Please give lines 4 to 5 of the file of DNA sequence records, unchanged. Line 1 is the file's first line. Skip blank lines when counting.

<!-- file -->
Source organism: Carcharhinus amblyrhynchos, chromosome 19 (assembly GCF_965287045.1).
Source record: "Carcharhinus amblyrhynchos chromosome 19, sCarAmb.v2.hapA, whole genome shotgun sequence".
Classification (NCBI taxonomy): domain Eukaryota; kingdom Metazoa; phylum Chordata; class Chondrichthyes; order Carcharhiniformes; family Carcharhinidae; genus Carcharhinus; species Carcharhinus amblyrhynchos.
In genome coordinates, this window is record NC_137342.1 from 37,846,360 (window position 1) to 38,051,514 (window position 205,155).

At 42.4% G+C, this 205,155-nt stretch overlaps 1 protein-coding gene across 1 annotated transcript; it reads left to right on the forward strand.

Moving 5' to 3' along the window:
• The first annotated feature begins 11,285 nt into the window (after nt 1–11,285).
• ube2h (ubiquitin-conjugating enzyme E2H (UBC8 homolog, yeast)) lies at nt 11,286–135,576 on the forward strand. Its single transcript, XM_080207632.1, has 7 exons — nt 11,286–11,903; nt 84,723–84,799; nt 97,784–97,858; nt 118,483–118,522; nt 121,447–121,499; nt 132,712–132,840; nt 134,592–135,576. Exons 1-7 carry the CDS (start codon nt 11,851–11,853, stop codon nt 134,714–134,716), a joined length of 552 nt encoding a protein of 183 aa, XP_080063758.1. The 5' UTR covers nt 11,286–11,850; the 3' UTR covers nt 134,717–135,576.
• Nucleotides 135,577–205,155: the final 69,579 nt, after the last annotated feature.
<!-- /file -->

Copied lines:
In genome coordinates, this window is record NC_137342.1 from 37,846,360 (window position 1) to 38,051,514 (window position 205,155).

At 42.4% G+C, this 205,155-nt stretch overlaps 1 protein-coding gene across 1 annotated transcript; it reads left to right on the forward strand.